There is no cure for chikungunya. Treatment is focused on relieving symptoms.
There is currently no cure for chikungunya, nor is there a vaccine.
Treatment of chikungunya is aimed at managing symptoms.
If you have the disease, antipyretics (drugs that reduce fever), analgesics (pain relievers), fluids, and rest can help make you more comfortable.
Over-the-counter (OTC) medications you can use to treat chikungunya pain and fever include nonsteroidal anti-inflammatory drugs (NSAIDs), such as ibuprofen (Advil, Motrin), naproxen (Aleve), and aspirin.
Chikungunya or Dengue Fever?
If you are in or have been in an area that also has dengue fever, your doctor should treat you as if you have dengue instead of chikungunya, since dengue is more serious.
This should be done until blood tests can confirm your disease.
Dengue is spread by the same types of mosquitoes as chikungunya is, and it has many similar symptoms. But dengue causes bleeding that is made worse by many of the medications for pain and fever.
Your doctor may recommend acetaminophen (Tylenol) to reduce fever and pain if you have either disease, since Tylenol does not increase the risk of bleeding.
It's also possible to have both chikungunya and dengue at the same time.
Recovery from Chikungunya
In most cases, symptoms of chikungunya last for about a week, after which most people recover fully.
For some people, however, joint pain persists or recurs in the months following the acute illness.
More rarely, the pain and other symptoms may become chronic, continuing for months or even years.
Persistent joint pain may be treated with NSAIDs, corticosteroids, and physical therapy.
Occasionally, additional treatments and ongoing care are required for serious complications, such as inflammation of the eyes, heart muscle (myocarditis), or brain (encephalitis), or the development of other conditions.
Chikungunya Prevention and Control
Prevention and control of chikungunya involves reducing the number of mosquitoes in a geographic area and preventing mosquito bites.
Reducing the number of places that mosquito breed can cut down the population significantly.
Some simple actions include:
- Emptying water from containers, such as the saucers under potted plants, vases, buckets, and rain gutters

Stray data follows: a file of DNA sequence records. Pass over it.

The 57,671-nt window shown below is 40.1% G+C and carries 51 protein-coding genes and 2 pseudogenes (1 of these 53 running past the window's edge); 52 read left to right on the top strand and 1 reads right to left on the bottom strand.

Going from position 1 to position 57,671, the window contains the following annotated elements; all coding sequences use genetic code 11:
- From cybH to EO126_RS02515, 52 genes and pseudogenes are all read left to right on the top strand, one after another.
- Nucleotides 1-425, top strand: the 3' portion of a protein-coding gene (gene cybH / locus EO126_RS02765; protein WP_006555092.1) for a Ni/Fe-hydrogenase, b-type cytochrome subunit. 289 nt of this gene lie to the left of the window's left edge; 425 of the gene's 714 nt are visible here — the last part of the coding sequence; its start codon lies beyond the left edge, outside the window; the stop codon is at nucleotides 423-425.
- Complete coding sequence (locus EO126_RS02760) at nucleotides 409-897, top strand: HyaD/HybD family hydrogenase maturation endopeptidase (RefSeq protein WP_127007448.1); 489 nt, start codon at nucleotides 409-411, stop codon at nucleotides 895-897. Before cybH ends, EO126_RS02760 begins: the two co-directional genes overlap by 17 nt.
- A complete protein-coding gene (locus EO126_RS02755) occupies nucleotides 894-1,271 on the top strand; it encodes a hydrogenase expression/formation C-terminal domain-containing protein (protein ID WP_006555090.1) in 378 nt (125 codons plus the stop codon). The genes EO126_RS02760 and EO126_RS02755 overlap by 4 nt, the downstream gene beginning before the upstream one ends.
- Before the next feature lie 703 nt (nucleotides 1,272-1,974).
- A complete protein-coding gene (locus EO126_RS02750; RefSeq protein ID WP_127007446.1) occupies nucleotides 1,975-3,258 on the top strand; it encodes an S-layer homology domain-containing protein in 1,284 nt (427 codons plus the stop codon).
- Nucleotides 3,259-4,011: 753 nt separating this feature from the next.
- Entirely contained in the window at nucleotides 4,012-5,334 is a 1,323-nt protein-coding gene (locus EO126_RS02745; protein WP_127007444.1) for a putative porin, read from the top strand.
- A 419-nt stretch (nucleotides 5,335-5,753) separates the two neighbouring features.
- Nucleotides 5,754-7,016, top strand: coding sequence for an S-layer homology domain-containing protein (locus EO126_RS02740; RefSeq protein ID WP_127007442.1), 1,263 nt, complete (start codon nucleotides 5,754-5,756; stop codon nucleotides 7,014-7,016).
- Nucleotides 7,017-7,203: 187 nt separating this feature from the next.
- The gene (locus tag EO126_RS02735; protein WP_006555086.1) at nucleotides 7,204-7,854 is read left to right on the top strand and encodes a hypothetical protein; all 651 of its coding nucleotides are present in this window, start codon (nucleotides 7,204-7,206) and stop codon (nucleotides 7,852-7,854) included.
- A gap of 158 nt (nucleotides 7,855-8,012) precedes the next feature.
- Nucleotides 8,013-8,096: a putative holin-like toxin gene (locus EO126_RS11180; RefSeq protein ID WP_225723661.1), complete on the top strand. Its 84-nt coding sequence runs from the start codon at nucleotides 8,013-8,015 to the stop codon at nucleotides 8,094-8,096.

- Covering water containers that cannot be emptied, such as tanks or reservoirs that provide household water
- Getting rid of old tires that may be left outside
- Keeping garbage in closed plastic bags and in closed containers
You may also use insecticide to kill mature mosquitoes and immature larvae. Some townships and cities may also do aerial spraying of insecticides.
The mosquitoes that cause most chikungunya infections typically bite aggressively during the day, with biting activity peaking at twilight, although sometimes they may bite in the nighttime, too.
You can minimize mosquito bites by:
- Wearing long sleeves, long pants, and other clothing that minimizes skin exposure
- Using insect repellents on skin or clothing
- Making sure indoor spaces have adequate screens to keep mosquitoes out
- Using insecticide-treated mosquito nets over your bed if you sleep in the daytime
- Wearing mosquito netting over your face and neck, in addition to using gloves or repellents, if you spend a lot of time outdoors in areas with mosquitoes
- Avoiding travel to areas experiencing a chikungunya outbreak
Mosquito bites are also important to prevent if you already have chikungunya, because your blood can infect mosquitoes, which will spread the infection to other people.
The risk of a person with chikungunya infecting a mosquito is highest during the first week of the illness.